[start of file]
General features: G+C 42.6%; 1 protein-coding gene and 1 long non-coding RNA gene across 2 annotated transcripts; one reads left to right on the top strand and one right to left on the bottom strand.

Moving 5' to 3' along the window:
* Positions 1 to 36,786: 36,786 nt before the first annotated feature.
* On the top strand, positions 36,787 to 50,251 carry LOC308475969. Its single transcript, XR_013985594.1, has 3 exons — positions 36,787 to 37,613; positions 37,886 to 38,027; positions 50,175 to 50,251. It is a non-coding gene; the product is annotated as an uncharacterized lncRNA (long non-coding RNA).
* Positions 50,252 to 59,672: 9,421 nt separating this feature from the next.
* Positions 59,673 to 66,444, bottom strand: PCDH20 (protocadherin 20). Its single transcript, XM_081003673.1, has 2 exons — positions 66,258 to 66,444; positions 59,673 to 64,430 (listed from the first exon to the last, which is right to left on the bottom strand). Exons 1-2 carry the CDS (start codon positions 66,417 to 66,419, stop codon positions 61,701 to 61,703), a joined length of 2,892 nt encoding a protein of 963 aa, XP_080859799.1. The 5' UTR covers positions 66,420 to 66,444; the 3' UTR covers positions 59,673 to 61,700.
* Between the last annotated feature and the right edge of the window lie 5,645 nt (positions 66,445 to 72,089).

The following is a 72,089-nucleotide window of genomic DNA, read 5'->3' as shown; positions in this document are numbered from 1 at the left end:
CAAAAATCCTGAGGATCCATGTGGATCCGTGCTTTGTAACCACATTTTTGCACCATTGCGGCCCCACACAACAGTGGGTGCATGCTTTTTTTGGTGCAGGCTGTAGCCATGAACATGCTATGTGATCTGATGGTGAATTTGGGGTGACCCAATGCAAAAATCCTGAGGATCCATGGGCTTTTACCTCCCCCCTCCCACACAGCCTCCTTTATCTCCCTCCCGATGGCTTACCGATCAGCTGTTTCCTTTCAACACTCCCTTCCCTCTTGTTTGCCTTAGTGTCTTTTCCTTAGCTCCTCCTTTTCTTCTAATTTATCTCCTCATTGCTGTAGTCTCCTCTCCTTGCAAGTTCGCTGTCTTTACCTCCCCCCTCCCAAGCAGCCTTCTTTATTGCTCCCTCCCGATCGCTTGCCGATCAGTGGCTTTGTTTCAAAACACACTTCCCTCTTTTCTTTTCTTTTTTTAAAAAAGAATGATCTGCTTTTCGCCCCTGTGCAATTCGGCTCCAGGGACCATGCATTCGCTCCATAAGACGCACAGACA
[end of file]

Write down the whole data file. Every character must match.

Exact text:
General features: G+C 42.6%; 1 protein-coding gene and 1 long non-coding RNA gene across 2 annotated transcripts; one reads left to right on the top strand and one right to left on the bottom strand.

Moving 5' to 3' along the window:
* Positions 1 to 36,786: 36,786 nt before the first annotated feature.
* On the top strand, positions 36,787 to 50,251 carry LOC308475969. Its single transcript, XR_013985594.1, has 3 exons — positions 36,787 to 37,613; positions 37,886 to 38,027; positions 50,175 to 50,251. It is a non-coding gene; the product is annotated as an uncharacterized lncRNA (long non-coding RNA).
* Positions 50,252 to 59,672: 9,421 nt separating this feature from the next.
* Positions 59,673 to 66,444, bottom strand: PCDH20 (protocadherin 20). Its single transcript, XM_081003673.1, has 2 exons — positions 66,258 to 66,444; positions 59,673 to 64,430 (listed from the first exon to the last, which is right to left on the bottom strand). Exons 1-2 carry the CDS (start codon positions 66,417 to 66,419, stop codon positions 61,701 to 61,703), a joined length of 2,892 nt encoding a protein of 963 aa, XP_080859799.1. The 5' UTR covers positions 66,420 to 66,444; the 3' UTR covers positions 59,673 to 61,700.
* Between the last annotated feature and the right edge of the window lie 5,645 nt (positions 66,445 to 72,089).

The following is a 72,089-nucleotide window of genomic DNA, read 5'->3' as shown; positions in this document are numbered from 1 at the left end:
CAAAAATCCTGAGGATCCATGTGGATCCGTGCTTTGTAACCACATTTTTGCACCATTGCGGCCCCACACAACAGTGGGTGCATGCTTTTTTTGGTGCAGGCTGTAGCCATGAACATGCTATGTGATCTGATGGTGAATTTGGGGTGACCCAATGCAAAAATCCTGAGGATCCATGGGCTTTTACCTCCCCCCTCCCACACAGCCTCCTTTATCTCCCTCCCGATGGCTTACCGATCAGCTGTTTCCTTTCAACACTCCCTTCCCTCTTGTTTGCCTTAGTGTCTTTTCCTTAGCTCCTCCTTTTCTTCTAATTTATCTCCTCATTGCTGTAGTCTCCTCTCCTTGCAAGTTCGCTGTCTTTACCTCCCCCCTCCCAAGCAGCCTTCTTTATTGCTCCCTCCCGATCGCTTGCCGATCAGTGGCTTTGTTTCAAAACACACTTCCCTCTTTTCTTTTCTTTTTTTAAAAAAGAATGATCTGCTTTTCGCCCCTGTGCAATTCGGCTCCAGGGACCATGCATTCGCTCCATAAGACGCACAGACA